Birds + Kids = Inspiration

February 6, 2015

“Professors, scientists, college students are real people…and that could be me!”

So said an inner-city teenager who never thought if herself as a potential scientist, until she attended a workshop on birds and science at the Cornell Lab of Ornithology through the Celebrate Urban Birds program. Celebrate Urban Birds is a free, year-round citizen-science project focused on birds in neighborhood settings.

The project tackles the problem of under-representation by inner-city youth in the sciences, and it does so through a one-on-one, personal approach that opens the door to a world they might not have experienced otherwise.

Celebrate Urban Birds teaches the process of science through the study and citizen-science monitoring of birds, with a focus on the species most frequently seen in cities. The project also doubles as a citizen-science project on urban bird populations.

For most of the kids involved, Celebrate Urban Birds is their first exposure to birds. But the result is more than a crash course in ornithology—it’s a young person’s realization of their scientific potential.

Celebrate Urban Birds—By the Numbers

  • 1,767 organizations worked with Celebrate Urban Birds in the past year to reach 143,781 participants.
  • 130+ underrepresented youth and educators were brought to the Cornell Lab of Ornithology in Ithaca, N.Y., for intensive science and career workshops.
  • 39 CUBs mini-grants were awarded to organizations throughout the continent that worked with 4,500 underrepresented participants.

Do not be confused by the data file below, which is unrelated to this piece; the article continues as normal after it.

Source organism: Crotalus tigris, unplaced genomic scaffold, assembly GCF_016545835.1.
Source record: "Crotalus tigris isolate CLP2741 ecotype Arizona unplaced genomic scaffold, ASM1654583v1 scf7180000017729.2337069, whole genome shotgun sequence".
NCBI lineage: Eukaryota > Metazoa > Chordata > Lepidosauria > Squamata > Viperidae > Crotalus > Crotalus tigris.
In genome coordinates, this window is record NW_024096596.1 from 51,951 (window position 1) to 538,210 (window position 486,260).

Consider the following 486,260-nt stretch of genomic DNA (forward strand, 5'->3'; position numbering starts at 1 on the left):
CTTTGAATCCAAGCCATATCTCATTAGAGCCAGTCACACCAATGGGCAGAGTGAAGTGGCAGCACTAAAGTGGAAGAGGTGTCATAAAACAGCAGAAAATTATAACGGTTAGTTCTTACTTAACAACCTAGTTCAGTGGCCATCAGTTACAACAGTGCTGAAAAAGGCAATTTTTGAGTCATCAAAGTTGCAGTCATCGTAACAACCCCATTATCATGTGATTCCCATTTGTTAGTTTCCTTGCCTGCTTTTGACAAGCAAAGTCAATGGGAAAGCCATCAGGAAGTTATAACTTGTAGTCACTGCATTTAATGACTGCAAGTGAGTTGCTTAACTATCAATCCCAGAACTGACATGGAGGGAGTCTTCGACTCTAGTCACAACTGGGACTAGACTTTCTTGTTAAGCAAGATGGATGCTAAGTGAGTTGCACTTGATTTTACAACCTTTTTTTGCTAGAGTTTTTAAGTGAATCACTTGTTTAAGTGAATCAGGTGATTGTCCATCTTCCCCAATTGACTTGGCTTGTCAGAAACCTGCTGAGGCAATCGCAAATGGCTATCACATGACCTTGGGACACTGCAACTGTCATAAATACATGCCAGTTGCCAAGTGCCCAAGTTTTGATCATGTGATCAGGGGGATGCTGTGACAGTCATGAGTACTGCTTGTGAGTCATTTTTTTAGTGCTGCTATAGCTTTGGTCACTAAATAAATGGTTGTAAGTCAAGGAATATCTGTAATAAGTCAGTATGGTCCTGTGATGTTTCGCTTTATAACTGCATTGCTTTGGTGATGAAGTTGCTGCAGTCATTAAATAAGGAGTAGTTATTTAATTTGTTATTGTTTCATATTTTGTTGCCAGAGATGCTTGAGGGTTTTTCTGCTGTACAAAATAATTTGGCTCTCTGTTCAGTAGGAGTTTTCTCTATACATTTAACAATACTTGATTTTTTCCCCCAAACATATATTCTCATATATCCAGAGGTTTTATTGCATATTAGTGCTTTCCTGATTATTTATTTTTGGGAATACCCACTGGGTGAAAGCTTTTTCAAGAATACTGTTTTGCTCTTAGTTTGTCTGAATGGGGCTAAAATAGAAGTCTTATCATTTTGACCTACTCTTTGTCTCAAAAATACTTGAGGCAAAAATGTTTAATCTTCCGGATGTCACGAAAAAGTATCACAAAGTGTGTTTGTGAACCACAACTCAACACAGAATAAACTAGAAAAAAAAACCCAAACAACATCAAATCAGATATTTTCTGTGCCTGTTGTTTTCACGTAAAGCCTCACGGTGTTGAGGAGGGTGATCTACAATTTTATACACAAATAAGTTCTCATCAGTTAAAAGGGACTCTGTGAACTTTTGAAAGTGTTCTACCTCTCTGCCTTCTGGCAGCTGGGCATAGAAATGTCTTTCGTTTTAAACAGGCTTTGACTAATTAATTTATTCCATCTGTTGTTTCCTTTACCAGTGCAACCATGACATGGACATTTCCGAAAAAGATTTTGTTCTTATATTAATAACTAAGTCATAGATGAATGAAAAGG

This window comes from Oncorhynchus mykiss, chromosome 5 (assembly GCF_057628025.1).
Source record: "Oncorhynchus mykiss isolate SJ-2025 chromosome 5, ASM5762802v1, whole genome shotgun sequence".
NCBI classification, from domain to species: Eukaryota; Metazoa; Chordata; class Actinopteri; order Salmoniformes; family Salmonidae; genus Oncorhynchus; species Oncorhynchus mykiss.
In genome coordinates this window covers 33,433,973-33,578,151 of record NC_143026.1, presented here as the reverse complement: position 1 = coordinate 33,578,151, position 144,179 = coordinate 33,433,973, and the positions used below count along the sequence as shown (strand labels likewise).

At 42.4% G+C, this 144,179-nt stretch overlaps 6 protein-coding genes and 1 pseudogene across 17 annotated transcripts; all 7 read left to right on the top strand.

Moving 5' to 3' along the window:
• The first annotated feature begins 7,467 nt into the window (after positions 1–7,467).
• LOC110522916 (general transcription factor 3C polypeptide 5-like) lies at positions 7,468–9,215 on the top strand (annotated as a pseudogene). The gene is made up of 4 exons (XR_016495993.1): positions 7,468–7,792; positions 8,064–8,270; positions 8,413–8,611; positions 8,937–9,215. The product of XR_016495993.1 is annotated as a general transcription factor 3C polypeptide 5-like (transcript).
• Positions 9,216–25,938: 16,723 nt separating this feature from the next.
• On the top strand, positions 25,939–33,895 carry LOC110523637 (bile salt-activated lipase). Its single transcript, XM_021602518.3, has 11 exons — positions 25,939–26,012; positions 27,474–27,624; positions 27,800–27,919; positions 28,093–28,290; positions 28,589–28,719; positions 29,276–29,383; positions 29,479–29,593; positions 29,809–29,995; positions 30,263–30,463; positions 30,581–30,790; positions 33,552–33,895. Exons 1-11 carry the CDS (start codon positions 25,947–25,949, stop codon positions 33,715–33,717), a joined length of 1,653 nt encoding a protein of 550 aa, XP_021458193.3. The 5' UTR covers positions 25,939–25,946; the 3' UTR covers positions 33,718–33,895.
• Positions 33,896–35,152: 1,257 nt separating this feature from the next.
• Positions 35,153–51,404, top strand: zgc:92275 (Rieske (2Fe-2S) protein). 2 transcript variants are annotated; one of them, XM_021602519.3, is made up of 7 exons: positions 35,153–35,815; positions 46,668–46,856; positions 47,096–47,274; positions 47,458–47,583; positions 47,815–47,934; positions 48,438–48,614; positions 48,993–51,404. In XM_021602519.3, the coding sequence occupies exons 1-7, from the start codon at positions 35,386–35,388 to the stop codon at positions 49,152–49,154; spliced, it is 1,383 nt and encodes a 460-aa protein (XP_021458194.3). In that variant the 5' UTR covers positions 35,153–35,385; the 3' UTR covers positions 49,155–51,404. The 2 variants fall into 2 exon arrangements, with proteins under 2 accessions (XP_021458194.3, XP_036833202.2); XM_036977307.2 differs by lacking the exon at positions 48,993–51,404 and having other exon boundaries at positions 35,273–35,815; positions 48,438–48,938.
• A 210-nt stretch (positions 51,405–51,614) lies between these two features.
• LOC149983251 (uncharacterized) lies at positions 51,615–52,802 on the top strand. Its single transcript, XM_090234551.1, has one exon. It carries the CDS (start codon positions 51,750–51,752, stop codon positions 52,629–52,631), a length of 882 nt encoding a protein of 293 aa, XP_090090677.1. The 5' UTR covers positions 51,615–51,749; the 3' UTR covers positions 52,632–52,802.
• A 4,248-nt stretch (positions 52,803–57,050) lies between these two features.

• 10+ regional workshops were conducted across the country to reach out to underserved youth in at-risk communities.

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Comments

  • Excellent program to keep young, bright and innocent mind’s connected with Nature.
    Much Regard’s
    And success!

  • What a wonderful project for these kids to be involved in. I could see the change in their faces when they were releasing the birds. Loved it.

  • Polly Lee

    What a fine program ! And I was delighted to see your photo of the cedar wax wing in your collection. The yearly migration through our neighborhood, when a huge flock of these beautiful birds spend the day in our yard, eating each and every red berry on our jaupon tree, just took place last Thursday, the 5th of February. We live in an urban setting, northeast of Fort Worth, Texas. Our jaupon is the only one on our block, yet these birds find it every year!

  • Murray Brown

    A wonderful project. Just think of all the potential young ornithologists that up until now have been overlooked.

  • To the lady narrating .May God Bless you .And may God Bless your
    work.Thank you for what your doing.